A Vintage or Vintage Inspired Kitchen

Charming checkerboard floors adorned vintage kitchens in homes ranging from modest to grand. A black-and-white checkerboard floor was the most common, but occasionally you’ll see old checkerboard floors featuring gray, red, or cobalt blue.

 

If your vintage kitchen still has a checkerboard floor, don’t replace it. If you don’t have one, get this vintage look with a reproduction tile that looks like old.

Long before paint manufacturer’s came up with washable kitchen paint, homeowners installed tile to protect kitchen walls from splashes and spills. The coverage varied; installation ranged from just the lower third to the entire wall surface. The contrasting borders frequently used were a decorative bonus.

 

Ceramic tile rarely survives being ripped out, so a stash of new old stock is your best bet for an authentic look if your walls aren’t already tiled. If you can’t find that, opt for new wall tile that’s designed to look old. Study old kitchen photos so you can duplicate the tile color, shape, and size.

Built-in china cabinets were fairly common in vintage kitchens — and not just in luxury homes. I’ve lived in three relatively modest 1920’s apartments that still had them. And, when the kitchen didn’t have them, sometimes the dining room or butler’s pantry did.

 

The built-in cabinetry in the photo is marvelously intact, but it’s a shame the door pulls were replaced. Though they’re covered in paint, at least the hinges are original.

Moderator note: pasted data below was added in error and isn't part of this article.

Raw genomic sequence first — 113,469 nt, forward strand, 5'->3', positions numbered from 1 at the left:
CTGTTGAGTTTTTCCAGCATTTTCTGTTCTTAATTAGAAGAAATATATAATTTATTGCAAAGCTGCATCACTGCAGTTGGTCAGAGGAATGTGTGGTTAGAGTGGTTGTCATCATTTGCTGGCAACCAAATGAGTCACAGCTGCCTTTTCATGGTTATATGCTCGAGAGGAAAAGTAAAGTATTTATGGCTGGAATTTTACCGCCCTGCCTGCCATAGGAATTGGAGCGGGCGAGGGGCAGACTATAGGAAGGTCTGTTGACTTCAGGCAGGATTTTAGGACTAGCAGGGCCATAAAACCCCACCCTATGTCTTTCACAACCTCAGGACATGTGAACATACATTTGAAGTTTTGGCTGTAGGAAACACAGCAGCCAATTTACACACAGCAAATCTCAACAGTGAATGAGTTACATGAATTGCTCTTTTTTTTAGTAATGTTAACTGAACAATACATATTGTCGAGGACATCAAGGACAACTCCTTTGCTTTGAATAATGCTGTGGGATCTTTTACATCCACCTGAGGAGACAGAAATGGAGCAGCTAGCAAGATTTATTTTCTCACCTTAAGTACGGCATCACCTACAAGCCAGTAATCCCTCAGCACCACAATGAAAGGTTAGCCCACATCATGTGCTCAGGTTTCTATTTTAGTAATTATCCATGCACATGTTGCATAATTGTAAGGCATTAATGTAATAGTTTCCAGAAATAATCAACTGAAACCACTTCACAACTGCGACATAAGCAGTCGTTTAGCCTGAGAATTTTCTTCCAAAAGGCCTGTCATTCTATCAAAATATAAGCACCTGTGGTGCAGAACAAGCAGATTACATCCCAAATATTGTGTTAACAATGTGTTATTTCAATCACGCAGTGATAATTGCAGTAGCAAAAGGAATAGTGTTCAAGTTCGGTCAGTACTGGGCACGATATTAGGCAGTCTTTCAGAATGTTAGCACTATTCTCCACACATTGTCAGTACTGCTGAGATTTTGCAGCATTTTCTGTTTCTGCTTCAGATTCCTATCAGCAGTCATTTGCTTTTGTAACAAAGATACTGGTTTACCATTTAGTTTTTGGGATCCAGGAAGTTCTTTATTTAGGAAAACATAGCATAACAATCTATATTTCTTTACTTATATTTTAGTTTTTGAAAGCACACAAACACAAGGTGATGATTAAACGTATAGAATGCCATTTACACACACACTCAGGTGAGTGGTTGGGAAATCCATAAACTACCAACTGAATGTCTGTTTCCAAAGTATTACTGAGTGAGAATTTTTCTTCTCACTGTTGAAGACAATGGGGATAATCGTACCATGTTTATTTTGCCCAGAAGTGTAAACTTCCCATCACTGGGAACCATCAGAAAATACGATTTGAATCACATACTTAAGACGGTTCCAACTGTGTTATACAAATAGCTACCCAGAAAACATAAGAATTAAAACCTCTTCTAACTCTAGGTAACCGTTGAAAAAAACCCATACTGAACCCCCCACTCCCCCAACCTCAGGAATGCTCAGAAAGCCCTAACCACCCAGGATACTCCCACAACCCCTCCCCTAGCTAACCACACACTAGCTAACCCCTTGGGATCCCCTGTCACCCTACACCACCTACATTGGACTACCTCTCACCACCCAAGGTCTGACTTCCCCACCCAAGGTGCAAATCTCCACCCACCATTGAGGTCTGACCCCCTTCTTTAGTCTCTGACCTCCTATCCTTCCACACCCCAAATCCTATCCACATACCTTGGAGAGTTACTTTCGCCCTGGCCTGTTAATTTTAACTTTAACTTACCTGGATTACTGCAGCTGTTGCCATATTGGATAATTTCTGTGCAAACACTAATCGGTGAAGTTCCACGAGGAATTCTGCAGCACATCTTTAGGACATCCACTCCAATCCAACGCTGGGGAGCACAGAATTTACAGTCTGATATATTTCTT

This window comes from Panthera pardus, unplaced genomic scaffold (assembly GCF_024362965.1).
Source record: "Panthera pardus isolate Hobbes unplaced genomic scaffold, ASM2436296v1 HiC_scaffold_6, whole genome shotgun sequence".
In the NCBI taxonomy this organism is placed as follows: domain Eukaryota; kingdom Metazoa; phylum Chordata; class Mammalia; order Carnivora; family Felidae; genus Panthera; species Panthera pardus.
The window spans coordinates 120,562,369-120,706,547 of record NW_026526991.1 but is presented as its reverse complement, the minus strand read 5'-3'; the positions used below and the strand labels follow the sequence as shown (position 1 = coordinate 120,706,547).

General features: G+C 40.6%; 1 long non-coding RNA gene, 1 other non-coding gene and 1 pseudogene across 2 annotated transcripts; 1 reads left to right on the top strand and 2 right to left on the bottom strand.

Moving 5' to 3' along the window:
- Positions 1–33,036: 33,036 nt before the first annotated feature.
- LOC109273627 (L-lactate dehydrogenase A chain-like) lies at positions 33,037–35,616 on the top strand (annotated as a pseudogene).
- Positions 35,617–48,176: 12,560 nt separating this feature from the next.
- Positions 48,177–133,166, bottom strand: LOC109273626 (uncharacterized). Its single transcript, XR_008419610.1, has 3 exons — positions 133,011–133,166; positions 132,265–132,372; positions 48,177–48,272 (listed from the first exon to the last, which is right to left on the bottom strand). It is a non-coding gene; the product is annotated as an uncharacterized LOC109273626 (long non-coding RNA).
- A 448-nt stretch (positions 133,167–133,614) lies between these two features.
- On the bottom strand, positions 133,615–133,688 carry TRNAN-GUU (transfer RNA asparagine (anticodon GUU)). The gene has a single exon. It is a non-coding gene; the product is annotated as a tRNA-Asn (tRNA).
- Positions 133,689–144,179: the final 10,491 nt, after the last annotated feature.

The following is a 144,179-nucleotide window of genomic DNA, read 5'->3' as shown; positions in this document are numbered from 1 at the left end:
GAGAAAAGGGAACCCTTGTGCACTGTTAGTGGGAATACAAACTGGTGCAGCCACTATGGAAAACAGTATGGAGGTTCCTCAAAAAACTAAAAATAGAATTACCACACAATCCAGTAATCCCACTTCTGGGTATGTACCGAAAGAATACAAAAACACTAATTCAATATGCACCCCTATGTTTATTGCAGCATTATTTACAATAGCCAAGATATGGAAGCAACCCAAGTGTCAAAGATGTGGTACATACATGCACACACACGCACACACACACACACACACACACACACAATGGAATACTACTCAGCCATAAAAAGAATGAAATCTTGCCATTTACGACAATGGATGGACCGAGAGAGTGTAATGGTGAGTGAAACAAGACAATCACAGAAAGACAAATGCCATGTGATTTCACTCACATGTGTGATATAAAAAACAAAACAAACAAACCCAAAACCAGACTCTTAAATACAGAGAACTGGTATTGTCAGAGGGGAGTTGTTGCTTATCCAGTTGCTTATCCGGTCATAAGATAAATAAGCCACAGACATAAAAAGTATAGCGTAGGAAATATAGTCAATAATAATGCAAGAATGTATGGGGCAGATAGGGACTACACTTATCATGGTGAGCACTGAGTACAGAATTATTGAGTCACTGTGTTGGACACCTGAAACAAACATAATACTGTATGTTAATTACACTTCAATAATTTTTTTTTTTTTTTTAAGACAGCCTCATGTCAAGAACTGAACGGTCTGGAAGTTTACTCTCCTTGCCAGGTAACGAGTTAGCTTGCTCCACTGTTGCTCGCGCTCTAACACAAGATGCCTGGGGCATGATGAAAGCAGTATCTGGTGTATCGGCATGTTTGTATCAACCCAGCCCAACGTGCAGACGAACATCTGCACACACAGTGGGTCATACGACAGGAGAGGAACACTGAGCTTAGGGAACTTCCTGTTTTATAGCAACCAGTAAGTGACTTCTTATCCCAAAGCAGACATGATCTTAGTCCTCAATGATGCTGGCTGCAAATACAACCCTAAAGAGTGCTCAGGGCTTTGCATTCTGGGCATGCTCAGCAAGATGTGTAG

Some built-in china cabinets undoubtedly went to the landfill when the homeowners remodeled. Fortunately, lots were salvaged as well. I’ve seen them at flea markets, reuse stores, and thrift shops. If you don’t find what you need at any of those, your best bet is an architectural salvage shop.

Installing an old drainboard sink — one that features built-in drainboards on one or both sides — in the kitchen is a wonderful way to give a new home a little vintage charm.

 

Drainboard sinks are bigger than most of today’s reproduction farmhouse sinks, but they do have the same exposed front aprons. They’re usually wall mounted, with or without decorative front legs. But, occasionally, you’ll see them installed on a cabinet base that shares the sink’s width.

 

Look for vintage drainboard sinks at the same places you search for old cabinetry: thift shops, flea markets, and reuse stores. Also, check Craigslist and your local newspaper classifieds for drainboard sinks for sale, or for a salvage yard that deals in old fixtures.